Oh and don’t pay too much attention to the way the crema (it’s the foam that’s supposed to appear on top of every good espresso) looks in my photos – I actually took a sip before I remembered to pull out my camera! But the crema was there and it was rather uniform.
I’m guessing this was their Martinez blend. They have other coffee blends, such as organic, mocha, Brazilian, and Colombian – you can even get your own bag of coffee beans.
Both beverages came with a small cookie, which is always a very nice gesture. Most coffee shops offer them only with an espresso, so I definitely appreciate the extra crunch with every occasion! It was surprisingly delicious and buttery and flavorful, even though it was so small. I was also pleasantly surprised to find that it wasn’t actually very crunchy (= dry). It was the perfect balance of crunchy and chewy. I’m used to these being somewhat forgettable, but Cafe Martinez did a great job of making them something actually worth mentioning!
When I came back the second time, I ordered a Danish pastry with blueberries. It was very yummy. The barista had asked me whether I wanted it heated up – I had no idea that was a thing, but I said yes! It was great. Very tasty, though the outside was a little too crunchy, but that might have been exacerbated by the warming up. This was my breakfast and I was actually very happy with it. Reminded me of a traditional French or Italian breakfast, which is always something sweet – usually a croissant – and a cup of coffee or, in Italy – espresso.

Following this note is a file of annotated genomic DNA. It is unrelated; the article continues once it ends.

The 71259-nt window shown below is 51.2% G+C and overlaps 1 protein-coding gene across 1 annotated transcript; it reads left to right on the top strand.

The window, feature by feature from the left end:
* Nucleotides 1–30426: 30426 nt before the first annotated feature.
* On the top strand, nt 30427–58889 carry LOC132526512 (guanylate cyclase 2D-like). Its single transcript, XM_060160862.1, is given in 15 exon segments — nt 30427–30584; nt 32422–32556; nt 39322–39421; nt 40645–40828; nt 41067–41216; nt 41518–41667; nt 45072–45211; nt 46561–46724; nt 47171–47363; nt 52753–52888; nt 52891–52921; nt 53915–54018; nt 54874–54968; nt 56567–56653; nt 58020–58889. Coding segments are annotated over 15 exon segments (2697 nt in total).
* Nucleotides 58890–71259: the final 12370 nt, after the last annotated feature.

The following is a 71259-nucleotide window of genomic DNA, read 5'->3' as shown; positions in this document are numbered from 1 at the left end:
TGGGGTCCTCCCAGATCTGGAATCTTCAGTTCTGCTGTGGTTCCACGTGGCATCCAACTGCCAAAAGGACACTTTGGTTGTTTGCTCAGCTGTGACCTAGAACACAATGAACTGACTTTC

The interior of the cafe is very modern and rather minimalistic, with an industrial feel.
There’s a big table in the middle of the main area, which reminds me of the way Italian cafes are designed – with a bar at which you’re supposed to stand, drink your espresso and be on your way. The lamps hanging above it are my favorite accent in this interior.
It seems like a perfect cafe to take your laptop to and work without distractions, if working from cafes if your thing. They even have WiFi! It was pretty robust, I didn’t notice any delays while loading various websites and using apps. However, that was during less busy hours, so I don’t know how well the connection handles itself during peak times.
Overall, it’s a nice little cafe with bold coffee and decadent pastries. I definitely recommend it if you are looking for a different experience than the usual Starbucks. However, if you’re not a fan of very strong and bold coffees, but still want it black, I’d say ask for the Brazilian blend. Their regular espresso blend might be too much for you. And definitely try the sweet pastries and cakes. They’re awesome – so up to coffee shop standard.
Now, tell me! What are your favorite coffee shops in your area? Do you drink coffee at all and if so, how do you feel about it – is it just a source of caffeine to you or more of an experience? Do let me know in the comments, I’ll read them all!